We make our way to the vehicle and the moment of truth has arrived. The girls are talking Thai with my wife and I know very little Thai. But I do know enough to know when they are talking about me and more-so I can tell by the “heartbroken” tone of their voices that they are asking about the camera and the photos. As they’re all talking, I’m playing the scenario through my head of me telling them “it’s too dark or too cold” and then envisioning myself beaten, bruised and bloody in a snowbank at the end of the parking lot lol.

Needless to say, by looking at the photos that are posted here I used the window light and I feel it made some really nice lighting for a quick shoot. I pulled my vehicle right up in front of the store and stopped in the “No Parking” fire lane and we all got out and the girls were happy to say the least.

Three things came together (in my opinion) that made these images as good as they are. First was the full frame sensor. It doesn’t matter the brand of the camera, they’re all good, Sony, Canon, Nikon and all the rest. If you have a full-size sensor shooting in low light can yield amazing results. All though it seemed the window light was extremely bright, in reality it is not. It appears bright because everything else is dark, it is night time. Most of the images came in around 2500-6400 ISO and on a full frame sensor that is easily doable these days.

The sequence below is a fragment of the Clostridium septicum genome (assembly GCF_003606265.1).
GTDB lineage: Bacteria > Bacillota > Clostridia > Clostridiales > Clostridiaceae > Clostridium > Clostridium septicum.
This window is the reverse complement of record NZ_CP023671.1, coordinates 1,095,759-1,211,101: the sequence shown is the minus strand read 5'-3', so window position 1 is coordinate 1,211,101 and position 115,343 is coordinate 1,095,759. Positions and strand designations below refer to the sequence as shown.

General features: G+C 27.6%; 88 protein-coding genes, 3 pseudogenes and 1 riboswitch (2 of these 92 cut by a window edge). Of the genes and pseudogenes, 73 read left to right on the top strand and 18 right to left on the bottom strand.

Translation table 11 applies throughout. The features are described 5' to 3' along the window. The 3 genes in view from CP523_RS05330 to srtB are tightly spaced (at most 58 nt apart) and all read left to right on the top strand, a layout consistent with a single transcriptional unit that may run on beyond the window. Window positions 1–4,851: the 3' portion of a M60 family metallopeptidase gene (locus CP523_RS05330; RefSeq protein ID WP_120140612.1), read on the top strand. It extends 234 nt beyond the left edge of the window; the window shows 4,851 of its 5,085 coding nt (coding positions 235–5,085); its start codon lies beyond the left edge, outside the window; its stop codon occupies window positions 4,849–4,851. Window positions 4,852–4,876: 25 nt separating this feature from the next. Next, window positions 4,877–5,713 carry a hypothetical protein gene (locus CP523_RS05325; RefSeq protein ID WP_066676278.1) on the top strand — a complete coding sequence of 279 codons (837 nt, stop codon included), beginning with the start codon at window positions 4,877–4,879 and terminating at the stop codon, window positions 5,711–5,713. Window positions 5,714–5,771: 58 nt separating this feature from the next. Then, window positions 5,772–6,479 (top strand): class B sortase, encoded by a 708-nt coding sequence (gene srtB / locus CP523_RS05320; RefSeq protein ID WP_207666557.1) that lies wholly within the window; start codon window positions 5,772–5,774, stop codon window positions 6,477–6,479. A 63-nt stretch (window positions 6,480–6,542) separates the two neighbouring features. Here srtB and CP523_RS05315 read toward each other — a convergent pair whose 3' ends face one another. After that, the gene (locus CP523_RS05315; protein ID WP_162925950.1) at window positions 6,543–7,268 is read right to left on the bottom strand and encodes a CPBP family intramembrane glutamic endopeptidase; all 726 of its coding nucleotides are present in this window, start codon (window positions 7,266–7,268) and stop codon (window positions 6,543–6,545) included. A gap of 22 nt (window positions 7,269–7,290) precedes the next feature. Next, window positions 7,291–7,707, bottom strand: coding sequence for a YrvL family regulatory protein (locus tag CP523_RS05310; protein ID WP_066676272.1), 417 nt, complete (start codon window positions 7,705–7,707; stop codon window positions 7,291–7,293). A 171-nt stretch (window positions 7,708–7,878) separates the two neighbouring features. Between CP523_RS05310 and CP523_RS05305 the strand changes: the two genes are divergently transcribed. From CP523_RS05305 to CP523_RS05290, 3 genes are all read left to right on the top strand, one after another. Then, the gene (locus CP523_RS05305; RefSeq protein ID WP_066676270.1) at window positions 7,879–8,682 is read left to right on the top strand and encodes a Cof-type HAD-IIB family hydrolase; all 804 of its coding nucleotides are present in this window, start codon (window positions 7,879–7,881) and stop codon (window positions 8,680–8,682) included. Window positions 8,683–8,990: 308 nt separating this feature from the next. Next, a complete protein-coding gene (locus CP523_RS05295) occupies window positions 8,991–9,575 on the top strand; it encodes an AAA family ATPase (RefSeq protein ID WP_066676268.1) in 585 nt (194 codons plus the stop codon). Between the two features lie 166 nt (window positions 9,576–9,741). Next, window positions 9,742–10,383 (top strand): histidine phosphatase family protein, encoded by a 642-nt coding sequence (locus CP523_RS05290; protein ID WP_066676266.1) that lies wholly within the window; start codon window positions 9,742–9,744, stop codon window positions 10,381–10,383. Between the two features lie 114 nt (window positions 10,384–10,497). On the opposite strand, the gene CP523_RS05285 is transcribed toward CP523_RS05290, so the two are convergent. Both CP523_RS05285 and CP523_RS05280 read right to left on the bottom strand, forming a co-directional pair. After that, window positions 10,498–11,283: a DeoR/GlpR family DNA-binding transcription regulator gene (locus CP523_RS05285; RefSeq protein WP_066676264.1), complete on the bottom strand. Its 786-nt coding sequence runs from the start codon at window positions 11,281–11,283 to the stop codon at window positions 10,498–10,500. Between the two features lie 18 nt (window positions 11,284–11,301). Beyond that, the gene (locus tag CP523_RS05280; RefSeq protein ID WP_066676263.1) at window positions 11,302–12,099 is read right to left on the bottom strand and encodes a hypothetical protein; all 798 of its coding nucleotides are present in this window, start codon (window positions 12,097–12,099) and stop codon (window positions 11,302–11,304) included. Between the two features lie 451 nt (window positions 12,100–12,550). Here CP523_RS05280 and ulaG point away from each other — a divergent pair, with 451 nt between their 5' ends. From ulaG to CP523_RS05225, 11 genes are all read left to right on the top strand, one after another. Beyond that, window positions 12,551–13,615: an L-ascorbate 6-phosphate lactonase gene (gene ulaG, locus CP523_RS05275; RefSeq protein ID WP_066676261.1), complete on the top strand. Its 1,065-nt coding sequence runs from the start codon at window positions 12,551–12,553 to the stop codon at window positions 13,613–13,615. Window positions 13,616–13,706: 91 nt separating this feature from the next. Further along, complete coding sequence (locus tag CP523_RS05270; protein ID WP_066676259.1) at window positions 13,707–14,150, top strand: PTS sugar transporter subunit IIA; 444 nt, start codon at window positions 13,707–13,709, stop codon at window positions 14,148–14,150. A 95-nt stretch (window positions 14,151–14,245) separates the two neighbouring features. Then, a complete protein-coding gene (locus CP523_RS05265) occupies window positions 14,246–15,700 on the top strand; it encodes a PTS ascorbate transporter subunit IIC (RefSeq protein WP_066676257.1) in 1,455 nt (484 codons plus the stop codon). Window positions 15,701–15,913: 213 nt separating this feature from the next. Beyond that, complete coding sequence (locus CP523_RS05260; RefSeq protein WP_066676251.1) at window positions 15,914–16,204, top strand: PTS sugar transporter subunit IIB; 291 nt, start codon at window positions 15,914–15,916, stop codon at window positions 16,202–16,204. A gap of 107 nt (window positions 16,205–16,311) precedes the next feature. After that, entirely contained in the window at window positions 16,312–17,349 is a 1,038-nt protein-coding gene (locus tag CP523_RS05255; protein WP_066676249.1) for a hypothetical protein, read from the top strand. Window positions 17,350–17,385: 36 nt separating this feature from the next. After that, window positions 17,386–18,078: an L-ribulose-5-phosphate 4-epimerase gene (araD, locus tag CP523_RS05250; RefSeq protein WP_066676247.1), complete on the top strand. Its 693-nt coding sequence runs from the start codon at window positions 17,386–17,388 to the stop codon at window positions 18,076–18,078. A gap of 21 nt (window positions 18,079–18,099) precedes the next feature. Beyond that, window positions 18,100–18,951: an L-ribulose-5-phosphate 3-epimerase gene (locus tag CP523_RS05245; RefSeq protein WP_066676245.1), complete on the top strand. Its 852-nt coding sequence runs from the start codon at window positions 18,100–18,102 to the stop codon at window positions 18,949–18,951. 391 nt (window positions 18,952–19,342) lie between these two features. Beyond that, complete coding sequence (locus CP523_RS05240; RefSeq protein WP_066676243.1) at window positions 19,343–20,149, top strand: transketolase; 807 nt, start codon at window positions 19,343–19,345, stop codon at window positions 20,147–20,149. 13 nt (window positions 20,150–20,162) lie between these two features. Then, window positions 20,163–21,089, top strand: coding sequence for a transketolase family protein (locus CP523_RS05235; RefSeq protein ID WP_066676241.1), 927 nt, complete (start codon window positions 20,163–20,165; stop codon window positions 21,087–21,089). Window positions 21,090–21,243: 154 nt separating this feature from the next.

Kukik 1/125 sec at f/3.2 ISO 6400 115mm

Second thing that made the images as good as they are is that the lens was good and fast. I was using my (pry it from my cold dead hands) 70-200mm f/2.8. I had my camera set to manual, shutter at 1/125 sec, f/3.2 and auto ISO. If the ISO went above 3200, I would have the girls move closer to the window or zoom out a bit. If they were too close the shot didn’t look good because the glass would be in frame and it did not look pleasing. Also, most of the photos were shot at 115mm or higher which gave a good compression for the leading lines of the walkway in the background.